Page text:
December 12, 2011
There are no absolute rules about when to start ART. You and your health care provider should consider your CD4 cell count, your viral load, any symptoms you are having, and your attitude about taking ART. Fact Sheet 404 has more information about guidelines for the use of ART.
If you take ritonavir with other ARVs, you can reduce your viral load to extremely low levels, and increase your CD4 cell counts. This should mean staying healthier longer.
Ritonavir makes the liver work more slowly. This can increase the blood levels of some drugs, including other protease inhibitors. This can cause some dangerous interactions with other drugs.
Ritonavir is rarely used as a protease inhibitor any more. It is difficult for patients to tolerate. However, ritonavir is frequently used to increase (boost) blood levels of other protease inhibitors. The dose used for boosting is much smaller than the full anti-HIV dose and causes fewer side effects.
Fact Sheet 126 for more information on resistance.
Sometimes, if your virus develops resistance to one drug, it will also have resistance to other ARVs. This is called "cross-resistance."
Resistance can develop quickly. It is very important to take ARVs according to instructions, on schedule, and not to skip or reduce doses.
Ritonavir is mostly used to increase the blood levels of other protease inhibitors. Usually 100 or 200 mg are taken with each dose. Be sure you know how much ritonavir your health care provider has prescribed for you, and when and how to take each dose.
A small amount of ritonavir is included in capsules of Kaletra as a booster. Kaletra is also manufactured by Abbott.
During 1998, a liquid form of ritonavir was developed. Many people think the liquid version tastes bad. However, some people find the liquid more convenient, especially for children. The liquid version should not be refrigerated. Shake the bottle before taking each dose.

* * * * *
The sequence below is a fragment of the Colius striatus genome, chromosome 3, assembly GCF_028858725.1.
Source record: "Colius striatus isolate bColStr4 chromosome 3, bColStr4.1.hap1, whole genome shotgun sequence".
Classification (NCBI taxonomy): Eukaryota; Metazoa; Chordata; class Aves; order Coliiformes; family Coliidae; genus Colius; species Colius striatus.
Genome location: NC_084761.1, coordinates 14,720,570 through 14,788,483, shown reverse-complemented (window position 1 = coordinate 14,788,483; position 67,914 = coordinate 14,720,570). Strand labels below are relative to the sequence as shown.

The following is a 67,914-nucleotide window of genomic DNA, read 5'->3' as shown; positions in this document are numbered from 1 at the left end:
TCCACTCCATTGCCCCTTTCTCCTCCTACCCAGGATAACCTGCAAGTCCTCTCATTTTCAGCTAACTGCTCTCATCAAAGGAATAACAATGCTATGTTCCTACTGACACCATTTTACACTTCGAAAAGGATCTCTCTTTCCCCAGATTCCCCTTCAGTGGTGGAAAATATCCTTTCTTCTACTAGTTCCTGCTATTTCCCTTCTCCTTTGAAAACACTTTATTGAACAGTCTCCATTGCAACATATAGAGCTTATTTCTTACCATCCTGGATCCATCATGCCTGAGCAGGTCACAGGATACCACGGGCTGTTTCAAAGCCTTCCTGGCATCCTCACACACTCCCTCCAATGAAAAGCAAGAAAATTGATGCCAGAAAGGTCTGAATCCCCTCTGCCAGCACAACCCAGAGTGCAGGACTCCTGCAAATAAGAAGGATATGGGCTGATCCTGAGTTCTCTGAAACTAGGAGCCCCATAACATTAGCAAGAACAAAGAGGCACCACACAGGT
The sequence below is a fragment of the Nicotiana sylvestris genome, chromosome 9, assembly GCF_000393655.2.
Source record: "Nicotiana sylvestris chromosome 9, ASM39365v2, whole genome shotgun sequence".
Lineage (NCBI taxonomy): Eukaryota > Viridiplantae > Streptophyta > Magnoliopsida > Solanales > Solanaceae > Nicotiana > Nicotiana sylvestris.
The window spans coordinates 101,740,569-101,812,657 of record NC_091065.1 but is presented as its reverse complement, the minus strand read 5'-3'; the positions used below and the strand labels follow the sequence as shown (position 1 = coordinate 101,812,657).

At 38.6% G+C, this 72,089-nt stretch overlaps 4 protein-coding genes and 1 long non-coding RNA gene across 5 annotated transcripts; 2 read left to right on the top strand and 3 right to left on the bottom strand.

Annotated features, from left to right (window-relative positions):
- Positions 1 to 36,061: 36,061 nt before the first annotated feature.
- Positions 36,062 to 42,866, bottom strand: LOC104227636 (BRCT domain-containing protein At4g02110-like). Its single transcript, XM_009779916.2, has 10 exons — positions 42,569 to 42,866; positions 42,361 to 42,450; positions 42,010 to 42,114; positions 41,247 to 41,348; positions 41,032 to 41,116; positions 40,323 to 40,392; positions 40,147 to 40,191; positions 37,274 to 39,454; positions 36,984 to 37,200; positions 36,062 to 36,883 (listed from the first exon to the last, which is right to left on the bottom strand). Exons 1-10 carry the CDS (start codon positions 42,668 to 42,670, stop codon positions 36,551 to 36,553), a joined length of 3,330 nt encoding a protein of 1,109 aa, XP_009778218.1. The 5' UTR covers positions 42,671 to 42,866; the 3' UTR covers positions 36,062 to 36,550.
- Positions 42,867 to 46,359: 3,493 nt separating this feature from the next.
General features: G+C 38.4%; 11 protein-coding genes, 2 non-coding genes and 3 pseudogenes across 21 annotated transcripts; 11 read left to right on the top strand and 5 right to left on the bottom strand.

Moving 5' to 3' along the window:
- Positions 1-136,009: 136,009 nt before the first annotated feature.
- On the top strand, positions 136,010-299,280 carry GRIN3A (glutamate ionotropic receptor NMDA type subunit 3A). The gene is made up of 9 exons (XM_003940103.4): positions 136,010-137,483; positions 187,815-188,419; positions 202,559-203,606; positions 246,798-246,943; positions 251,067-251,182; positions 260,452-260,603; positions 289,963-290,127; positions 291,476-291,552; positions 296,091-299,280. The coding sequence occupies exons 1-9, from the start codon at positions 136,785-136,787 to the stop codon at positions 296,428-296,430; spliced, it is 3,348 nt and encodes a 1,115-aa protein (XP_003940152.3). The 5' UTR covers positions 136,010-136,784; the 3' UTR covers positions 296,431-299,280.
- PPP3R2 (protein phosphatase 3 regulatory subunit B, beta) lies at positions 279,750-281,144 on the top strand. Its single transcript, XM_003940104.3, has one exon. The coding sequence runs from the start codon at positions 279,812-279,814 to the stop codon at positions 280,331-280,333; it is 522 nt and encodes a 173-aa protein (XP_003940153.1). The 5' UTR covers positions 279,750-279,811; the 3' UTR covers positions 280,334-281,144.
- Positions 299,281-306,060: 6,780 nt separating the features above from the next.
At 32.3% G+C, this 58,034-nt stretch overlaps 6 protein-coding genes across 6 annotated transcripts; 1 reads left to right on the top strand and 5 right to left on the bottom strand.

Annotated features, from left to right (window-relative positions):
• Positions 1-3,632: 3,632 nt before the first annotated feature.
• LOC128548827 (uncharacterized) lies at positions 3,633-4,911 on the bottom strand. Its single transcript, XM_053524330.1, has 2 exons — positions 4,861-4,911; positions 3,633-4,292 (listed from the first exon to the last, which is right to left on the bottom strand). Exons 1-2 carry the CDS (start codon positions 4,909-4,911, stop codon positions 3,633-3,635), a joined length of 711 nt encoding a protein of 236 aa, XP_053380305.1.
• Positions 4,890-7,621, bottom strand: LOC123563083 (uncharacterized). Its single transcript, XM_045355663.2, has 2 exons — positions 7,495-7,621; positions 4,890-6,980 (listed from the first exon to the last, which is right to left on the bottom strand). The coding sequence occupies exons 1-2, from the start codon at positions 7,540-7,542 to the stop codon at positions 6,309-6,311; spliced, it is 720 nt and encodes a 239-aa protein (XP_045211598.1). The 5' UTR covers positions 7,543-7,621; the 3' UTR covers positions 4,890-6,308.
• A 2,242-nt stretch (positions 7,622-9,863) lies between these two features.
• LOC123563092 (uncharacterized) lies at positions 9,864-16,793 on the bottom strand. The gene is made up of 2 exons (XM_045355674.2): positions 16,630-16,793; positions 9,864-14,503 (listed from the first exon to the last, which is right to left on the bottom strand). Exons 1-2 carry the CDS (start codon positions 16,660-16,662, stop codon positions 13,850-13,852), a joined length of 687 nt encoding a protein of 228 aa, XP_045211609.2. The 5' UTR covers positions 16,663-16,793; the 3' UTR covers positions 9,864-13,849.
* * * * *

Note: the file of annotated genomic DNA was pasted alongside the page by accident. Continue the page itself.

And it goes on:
Your pharmacist must keep the ritonavir soft-gel capsules refrigerated. You should keep ritonavir in your refrigerator, but it can also stay out at room temperature (below 77° F, or 25° C) for up to 30 days.
A new 100 mg tablet was approved in 2010. It does not need to be refrigerated. The tablet must be taken with a meal.
If full-dose ritonavir is used for adults or children, the dose is gradually increased over the first few days to reduce side effects.
Side effects made about one-third of people stop taking ritonavir in some clinical trials. However, there are far less side effects with the lower "booster" doses of ritonavir.
For many people, the side effects of ritonavir lasted only 2 to 4 weeks. If they lasted beyond 4 weeks, in most cases they were permanent.
There can be dangerous interactions with drugs for pulmonary arterial hypertension or erectile dysfunction such as sildenafil (Viagra) or other drugs with names ending in "-afil", drugs to treat asthma, and for heart rhythm (antiarrhythmics.) Taking ritonavir together with saquinavir can cause an irregular heartbeat. Other drugs to watch out for include other ARVs, drugs to treat tuberculosis (see Fact Sheet 518), and for migraine headaches. Interactions are also possible with several antihistamines (allergy medications), sedatives, drugs to lower cholesterol and anti-fungal drugs. Make sure that your health care provider knows about ALL drugs and supplements you are taking.
Ritonavir lowers blood levels of methadone. Watch for signs of excessive sedation if you take ritonavir with buprenorphine.
Some birth control pills may not work if you are taking ritonavir. Talk to your health care provider about how to prevent an unwanted pregnancy.
The herb St. John's Wort (see Fact Sheet 729) lowers the blood levels of some protease inhibitors. Do not take it with ritonavir.
This article was provided by AIDS InfoNet. Visit AIDS InfoNet's website to find out more about their activities and publications.